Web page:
Asperger’s And Intimacy

Jennifer and Jerry have been married for 21 years. For the first 10 years Jennifer thought her husband was not showing her the attention she wanted. When they were dating he was shy and she thought it was endearing. He’s a brilliant man but lacked in social graces and fell short when it came to planning romantic outings. When it came to sex she noticed whenever he was interested he acted like a shy teenage boy making jokes to deflect intimacy. His physical approach to her was awkward if not clumsy and when going for her breasts he would grab them in such a way that she found it a turn off. Ok, there’s cute, then there’s “what’s up with that move?”

Sex is a hard topic to talk about whether you’re married to someone on the spectrum or not. In closed family systems members seldom talk about feelings, let alone sex. In neurodiverse relationships, it can be even harder to communicate because of the language difference. Sex is full of nonverbal cues that can be misunderstood. A wide range of emotions to a partner on the spectrum can be challenging as sensory triggers such as touch, smell, taste and sound can be overwhelming.

Sex is important in healthy relationships. Sex doesn’t necessarily have to be intercourse. Lying in bed hugging with or without clothes, kissing, touching, erotic massage and using sex toys are forms of giving and receiving pleasure. Oral sex can be a challenge due to sensory triggers but doesn’t necessarily have to be ruled out.

Maxine Aston (2001) in her study of Asperger’s and sexual intimacy found that fifty percent of Asperger’s (AS) and neurotypical (NT) couples had no sexual activity within their relationship. In fact, “there was no affection or tactile expression whatsoever.”

Tony Attwood notes, “one of the characteristics of Asperger’s syndrome can be emotional and social immaturity.” Rather than experiencing sex as an emotionally compatible act, AS-NT couples frequently experience themselves playing out, by necessity, parent-child roles which kills any chance of sexual arousal.

Is there any hope for couples in which one partner has Asperger’s? Yes, of course.  If both partners are motivated to change, then they can have a more satisfying sex life, one that makes each partner feel wanted and accepted. But a satisfying sex life generally starts outside the bedroom.  Partners first need to educate themselves about Asperger’s so that they can understand how it is affecting their intimate relationship. The best indicator for a good sex life is being able to communicate. Being able to initiate conversation, share thoughts and feeling, and ask for what you need and want is effective communication.

Developing sex date protocols may also be helpful to ensure both partners get what they want. Learning to give verbal feedback about sex without creating defensiveness is another valuable skill. Being realistic about what may or may not change in the bedroom is another facet of acceptance of the diagnosis of Asperger’s.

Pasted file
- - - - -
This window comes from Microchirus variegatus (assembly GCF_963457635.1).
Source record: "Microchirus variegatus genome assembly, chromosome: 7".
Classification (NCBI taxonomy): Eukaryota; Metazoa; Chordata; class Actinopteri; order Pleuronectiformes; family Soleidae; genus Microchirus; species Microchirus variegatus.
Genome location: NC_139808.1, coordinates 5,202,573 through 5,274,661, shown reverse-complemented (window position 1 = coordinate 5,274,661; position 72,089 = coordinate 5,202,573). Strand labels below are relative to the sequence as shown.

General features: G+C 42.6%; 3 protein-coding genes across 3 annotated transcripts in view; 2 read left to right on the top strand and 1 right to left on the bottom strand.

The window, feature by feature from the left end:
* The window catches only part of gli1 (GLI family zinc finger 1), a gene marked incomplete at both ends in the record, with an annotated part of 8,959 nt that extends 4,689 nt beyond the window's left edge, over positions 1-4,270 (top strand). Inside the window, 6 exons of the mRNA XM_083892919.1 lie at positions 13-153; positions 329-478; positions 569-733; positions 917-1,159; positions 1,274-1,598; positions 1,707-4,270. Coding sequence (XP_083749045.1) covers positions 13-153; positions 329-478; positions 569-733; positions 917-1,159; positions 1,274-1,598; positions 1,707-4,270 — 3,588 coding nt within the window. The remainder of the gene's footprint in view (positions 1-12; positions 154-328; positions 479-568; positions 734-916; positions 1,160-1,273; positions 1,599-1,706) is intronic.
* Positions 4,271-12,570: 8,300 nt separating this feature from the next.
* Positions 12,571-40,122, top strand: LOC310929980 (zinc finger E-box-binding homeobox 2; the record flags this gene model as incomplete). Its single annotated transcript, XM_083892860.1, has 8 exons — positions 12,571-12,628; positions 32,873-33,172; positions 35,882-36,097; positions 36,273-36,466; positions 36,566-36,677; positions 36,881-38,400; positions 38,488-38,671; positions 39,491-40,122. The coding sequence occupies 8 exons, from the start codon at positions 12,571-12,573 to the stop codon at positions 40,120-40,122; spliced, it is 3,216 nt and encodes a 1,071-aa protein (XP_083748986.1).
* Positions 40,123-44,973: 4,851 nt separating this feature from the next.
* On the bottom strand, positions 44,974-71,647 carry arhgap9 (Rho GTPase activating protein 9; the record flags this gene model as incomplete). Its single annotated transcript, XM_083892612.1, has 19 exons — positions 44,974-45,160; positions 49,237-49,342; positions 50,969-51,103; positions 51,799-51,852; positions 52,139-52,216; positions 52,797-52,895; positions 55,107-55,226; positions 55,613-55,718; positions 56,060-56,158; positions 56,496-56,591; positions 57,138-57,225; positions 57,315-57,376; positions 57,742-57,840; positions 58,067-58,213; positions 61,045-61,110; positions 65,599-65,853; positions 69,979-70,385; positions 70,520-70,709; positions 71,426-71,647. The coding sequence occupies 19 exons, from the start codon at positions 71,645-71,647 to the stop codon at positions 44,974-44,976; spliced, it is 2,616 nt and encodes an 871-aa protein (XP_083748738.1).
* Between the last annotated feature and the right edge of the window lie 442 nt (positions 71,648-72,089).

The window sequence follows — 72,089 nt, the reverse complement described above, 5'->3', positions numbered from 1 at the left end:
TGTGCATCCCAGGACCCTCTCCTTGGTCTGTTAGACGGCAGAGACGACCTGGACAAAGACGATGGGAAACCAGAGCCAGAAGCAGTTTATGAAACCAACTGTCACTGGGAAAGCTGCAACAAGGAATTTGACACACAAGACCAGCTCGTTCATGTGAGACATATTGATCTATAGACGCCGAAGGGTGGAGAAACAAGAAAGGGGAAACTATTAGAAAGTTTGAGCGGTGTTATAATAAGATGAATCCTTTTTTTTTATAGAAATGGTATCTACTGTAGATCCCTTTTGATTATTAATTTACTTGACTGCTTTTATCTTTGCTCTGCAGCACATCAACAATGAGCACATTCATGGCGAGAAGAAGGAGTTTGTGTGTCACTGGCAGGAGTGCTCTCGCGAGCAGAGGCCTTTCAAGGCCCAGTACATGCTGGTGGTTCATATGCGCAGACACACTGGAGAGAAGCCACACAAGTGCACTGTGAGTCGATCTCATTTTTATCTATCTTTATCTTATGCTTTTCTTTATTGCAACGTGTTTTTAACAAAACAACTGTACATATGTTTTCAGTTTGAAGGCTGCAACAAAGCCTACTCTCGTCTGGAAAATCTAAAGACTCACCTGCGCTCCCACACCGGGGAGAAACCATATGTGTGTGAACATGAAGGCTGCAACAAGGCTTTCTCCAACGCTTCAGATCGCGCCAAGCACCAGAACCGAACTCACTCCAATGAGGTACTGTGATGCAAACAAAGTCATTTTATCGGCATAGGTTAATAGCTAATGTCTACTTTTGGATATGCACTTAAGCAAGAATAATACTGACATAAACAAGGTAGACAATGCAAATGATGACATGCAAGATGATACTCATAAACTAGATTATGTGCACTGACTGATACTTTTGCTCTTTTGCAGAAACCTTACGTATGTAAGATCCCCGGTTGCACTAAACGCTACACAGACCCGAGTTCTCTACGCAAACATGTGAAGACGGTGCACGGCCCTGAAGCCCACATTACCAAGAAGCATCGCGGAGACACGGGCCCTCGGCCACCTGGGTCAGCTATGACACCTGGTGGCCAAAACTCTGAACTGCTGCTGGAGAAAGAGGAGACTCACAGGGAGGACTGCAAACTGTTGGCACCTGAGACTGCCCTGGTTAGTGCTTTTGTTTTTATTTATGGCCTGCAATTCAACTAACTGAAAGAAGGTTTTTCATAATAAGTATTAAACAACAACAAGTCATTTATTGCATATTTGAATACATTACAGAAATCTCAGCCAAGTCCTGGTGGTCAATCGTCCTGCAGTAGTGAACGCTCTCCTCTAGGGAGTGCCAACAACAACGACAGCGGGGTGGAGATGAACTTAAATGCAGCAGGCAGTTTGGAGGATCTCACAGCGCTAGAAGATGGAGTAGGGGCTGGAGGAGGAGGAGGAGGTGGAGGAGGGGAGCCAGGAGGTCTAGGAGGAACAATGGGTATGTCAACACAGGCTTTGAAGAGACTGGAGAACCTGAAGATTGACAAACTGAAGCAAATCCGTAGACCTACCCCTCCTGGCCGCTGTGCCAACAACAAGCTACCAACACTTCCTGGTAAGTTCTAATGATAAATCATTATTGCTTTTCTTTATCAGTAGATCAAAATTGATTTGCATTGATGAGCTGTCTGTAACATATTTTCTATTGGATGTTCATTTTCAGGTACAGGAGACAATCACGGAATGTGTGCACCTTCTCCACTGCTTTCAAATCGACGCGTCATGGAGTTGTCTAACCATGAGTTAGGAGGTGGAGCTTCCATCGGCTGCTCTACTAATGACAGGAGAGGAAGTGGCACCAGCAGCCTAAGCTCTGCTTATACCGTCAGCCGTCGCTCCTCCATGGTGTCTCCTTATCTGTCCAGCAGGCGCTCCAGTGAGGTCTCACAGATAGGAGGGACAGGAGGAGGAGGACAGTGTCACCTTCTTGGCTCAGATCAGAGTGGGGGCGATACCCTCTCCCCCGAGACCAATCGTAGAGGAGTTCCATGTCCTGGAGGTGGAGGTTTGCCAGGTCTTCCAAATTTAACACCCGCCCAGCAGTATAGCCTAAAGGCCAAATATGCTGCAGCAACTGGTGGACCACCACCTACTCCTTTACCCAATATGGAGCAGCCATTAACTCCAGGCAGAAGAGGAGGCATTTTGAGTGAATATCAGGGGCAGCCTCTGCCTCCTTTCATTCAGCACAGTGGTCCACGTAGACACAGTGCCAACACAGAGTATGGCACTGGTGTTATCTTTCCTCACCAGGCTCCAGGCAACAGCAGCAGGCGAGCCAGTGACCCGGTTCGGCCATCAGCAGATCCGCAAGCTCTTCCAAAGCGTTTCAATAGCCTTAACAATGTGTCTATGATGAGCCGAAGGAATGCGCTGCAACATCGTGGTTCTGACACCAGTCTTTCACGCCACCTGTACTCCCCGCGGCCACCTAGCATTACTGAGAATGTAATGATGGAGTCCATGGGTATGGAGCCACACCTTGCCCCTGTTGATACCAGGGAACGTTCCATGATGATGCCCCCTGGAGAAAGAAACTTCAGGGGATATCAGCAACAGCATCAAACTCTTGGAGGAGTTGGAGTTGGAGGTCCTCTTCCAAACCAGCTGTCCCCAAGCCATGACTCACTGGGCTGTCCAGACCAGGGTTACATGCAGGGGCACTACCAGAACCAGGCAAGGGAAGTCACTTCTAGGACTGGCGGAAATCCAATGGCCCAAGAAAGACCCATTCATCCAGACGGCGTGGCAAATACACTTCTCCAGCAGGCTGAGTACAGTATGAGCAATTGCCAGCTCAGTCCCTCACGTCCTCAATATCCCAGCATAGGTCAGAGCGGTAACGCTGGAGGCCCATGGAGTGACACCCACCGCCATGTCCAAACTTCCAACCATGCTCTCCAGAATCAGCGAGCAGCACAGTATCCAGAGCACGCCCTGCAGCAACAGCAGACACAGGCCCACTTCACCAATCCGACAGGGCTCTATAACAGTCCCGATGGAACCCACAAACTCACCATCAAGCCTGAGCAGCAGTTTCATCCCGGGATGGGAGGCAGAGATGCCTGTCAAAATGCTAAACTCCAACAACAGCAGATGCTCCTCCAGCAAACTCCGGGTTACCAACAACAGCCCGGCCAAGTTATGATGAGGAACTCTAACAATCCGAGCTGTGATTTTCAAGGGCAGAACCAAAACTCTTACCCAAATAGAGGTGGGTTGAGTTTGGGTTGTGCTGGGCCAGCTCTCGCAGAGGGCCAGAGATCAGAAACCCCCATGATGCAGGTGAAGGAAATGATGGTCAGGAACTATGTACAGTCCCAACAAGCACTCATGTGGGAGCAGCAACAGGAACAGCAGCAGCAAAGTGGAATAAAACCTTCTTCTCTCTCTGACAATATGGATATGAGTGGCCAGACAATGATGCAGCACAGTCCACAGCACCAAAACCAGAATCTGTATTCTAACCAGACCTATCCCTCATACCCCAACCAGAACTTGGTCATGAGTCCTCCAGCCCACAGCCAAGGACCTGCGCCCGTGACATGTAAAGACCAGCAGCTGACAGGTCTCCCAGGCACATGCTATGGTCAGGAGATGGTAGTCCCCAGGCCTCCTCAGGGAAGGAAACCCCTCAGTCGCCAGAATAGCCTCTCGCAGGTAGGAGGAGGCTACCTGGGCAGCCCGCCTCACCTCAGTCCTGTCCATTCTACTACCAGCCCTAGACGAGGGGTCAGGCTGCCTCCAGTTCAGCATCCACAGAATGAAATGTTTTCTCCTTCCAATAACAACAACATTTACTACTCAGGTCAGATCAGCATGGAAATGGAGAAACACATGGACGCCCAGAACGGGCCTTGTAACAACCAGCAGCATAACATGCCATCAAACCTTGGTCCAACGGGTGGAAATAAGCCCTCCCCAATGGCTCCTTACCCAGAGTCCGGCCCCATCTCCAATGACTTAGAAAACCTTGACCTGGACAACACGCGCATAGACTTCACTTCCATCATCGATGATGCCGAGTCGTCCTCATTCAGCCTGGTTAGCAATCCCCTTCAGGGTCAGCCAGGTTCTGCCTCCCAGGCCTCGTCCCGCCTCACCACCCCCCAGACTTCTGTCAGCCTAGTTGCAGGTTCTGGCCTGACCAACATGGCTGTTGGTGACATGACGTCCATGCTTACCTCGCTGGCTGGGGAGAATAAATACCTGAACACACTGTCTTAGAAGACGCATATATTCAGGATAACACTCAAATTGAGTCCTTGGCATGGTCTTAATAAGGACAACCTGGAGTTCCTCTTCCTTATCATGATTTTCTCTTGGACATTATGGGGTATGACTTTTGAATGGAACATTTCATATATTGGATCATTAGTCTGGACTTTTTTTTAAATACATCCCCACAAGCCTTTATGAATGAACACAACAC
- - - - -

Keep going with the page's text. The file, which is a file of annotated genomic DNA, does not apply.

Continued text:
For more information about Asperger’s and sexual intimacy contact me at or call me at (858) 735-1139.


Asperger Marriage

Asperger Marriage. Asperger marriages are also known as Neurodiverse Relationships. Where one partner is on the Autism Spectrum Disorder (ASD), typically the husband (AS) and the wife neurotypical (NT). In my own marriage, my husband is the AS partner and I am the NT partner. People with traits of AS have always been around, either misdiagnosed, undiagnosed, or labeled “odd” in behavior. Marriages with a person with AS are often very challenging, with mental health consequences for both partners, for their children, and for their extended family systems. Neurodiverse couples counseling (coaching) views partnerships thru a neurological lens. Education about AS, acquiring tools and putting a system in place with a counselor that specializes in neurodiverse couples enable the couple to become more communicative, but, more importantly, more relational which creates harmony and cohesiveness for moving forward. Traditional marriage counseling is ineffective and can sometimes be detrimental to the process.

Asperger Marriage

The mismatch of expectations, lifestyle, and needs tend to create misunderstanding, conflict, and unhappiness for both partners in the marriage. As an NT wife, I experienced feelings of frustration, anxiety, depression, hopelessness, and much anger. Cassandra Syndrome is what a woman experiences after years of being married to a man with Asperger’s. Cassandra Syndrome is also referred to as Ongoing Traumatic Relationship Syndrome or Affective Deprivation Disorder and abbreviated as CADD, OTRS or AfDD. Cassandra is a debilitating condition that can lead to physical and psychological problems if not managed experiencing distress as a result of their emotional needs not being recognized, or met by their AS (autistic) partner. My acting out behavior included threatening divorce every other month, crying while yelling, excessive drinking, and insulting comments.

The AS husband may experience general anxiety, depression, obsessive-compulsive behavior (repetitive patterns of behavior), social anxiety and irritability. AS husbands are often observed as not being thoughtful, inconsiderate, selfish, narrow minded and sometime narcissistic. The primary diagnostic features cause significant impairment in important areas of functioning leading to challenges in their relationships. My husband’s anxiety and depression were exacerbated due to my acting out behavior.

In my professional and personal opinion the single best indicator for success (good prognosis) is both partners acquiring tools for moving forward meeting the needs and wants of each. The AS partner practices how to be more expressive, forthcoming, understanding of expectations while the NT partner manages her range of emotions in appropriate ways. Acting out behavior negatively reinforces effort on the AS partner’s part as he is already consumed with anxiety and fear.

Being in a neurodiverse relationship is similar to two people speaking different languages coming together and wanting to establish a life together. Learning each other’s language is imperative for communication. Learning how to do that is not rocket science. There is a learning curve but it’s worth the effort because neurodiversity makes for more interesting relationships.

For more information about Asperger Marriages please contact me at (858) 735-1139 or visit my website